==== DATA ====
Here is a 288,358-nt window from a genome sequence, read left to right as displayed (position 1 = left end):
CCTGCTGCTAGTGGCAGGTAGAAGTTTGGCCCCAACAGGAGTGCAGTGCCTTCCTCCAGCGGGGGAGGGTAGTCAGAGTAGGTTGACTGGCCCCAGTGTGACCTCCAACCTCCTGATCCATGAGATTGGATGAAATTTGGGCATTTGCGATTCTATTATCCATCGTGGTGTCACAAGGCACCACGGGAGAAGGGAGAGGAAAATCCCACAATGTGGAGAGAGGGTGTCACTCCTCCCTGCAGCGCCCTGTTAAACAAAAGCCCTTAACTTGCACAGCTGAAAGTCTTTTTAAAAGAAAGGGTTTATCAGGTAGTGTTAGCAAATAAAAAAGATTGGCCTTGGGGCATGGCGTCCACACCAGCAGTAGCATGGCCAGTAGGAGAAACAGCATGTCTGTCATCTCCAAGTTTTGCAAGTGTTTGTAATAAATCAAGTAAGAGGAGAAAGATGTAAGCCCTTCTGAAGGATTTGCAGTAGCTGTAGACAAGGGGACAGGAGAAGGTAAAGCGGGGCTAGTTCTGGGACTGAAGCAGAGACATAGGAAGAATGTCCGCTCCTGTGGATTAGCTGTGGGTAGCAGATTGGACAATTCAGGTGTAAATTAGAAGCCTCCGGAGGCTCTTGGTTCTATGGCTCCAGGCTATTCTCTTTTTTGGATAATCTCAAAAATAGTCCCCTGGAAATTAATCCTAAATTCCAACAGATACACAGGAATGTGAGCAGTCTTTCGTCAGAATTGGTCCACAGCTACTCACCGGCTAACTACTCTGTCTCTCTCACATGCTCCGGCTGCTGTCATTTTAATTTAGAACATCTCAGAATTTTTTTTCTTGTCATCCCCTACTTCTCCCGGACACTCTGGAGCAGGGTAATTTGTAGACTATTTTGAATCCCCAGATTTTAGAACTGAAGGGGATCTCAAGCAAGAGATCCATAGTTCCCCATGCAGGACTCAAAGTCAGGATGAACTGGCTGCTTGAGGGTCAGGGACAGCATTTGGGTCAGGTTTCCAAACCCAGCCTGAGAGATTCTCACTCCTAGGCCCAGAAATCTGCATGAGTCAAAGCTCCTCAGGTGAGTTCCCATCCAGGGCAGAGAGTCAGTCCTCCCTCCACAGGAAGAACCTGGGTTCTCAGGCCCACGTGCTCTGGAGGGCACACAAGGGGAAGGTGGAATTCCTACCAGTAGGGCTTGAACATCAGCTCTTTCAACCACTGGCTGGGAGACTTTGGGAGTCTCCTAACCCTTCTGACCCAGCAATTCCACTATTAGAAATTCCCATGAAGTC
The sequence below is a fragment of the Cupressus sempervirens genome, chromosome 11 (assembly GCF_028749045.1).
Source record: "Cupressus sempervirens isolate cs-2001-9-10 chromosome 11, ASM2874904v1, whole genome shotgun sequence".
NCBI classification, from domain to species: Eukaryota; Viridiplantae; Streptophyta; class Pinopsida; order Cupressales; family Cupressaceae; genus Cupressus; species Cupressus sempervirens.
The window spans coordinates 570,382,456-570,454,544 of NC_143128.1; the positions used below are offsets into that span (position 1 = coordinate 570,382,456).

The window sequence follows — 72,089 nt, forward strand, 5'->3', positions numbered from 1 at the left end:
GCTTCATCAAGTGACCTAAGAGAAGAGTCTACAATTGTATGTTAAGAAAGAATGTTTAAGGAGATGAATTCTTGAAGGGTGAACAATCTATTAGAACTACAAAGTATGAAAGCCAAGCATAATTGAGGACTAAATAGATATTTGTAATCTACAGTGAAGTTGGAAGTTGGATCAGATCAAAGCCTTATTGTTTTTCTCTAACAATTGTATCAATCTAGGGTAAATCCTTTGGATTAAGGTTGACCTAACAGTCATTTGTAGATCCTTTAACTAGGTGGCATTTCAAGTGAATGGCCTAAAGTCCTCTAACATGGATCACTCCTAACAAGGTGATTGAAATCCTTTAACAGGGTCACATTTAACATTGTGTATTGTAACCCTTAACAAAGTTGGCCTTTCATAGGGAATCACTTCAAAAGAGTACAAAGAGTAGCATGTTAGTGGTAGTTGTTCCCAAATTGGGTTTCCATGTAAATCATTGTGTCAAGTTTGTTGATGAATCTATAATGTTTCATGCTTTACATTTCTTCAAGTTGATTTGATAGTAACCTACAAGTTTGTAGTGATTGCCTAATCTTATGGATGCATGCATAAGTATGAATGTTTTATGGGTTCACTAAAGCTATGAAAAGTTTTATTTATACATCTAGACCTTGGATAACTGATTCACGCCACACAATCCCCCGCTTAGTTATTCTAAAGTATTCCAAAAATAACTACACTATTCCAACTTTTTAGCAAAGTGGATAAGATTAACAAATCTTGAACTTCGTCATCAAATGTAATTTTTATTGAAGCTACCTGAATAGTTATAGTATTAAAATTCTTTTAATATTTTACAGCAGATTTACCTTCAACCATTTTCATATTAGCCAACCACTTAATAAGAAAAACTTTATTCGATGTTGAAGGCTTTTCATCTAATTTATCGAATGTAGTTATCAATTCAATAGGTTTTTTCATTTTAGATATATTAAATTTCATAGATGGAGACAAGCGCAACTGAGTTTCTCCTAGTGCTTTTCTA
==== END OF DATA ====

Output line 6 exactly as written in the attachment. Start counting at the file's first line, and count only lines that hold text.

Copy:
The window spans coordinates 570,382,456-570,454,544 of NC_143128.1; the positions used below are offsets into that span (position 1 = coordinate 570,382,456).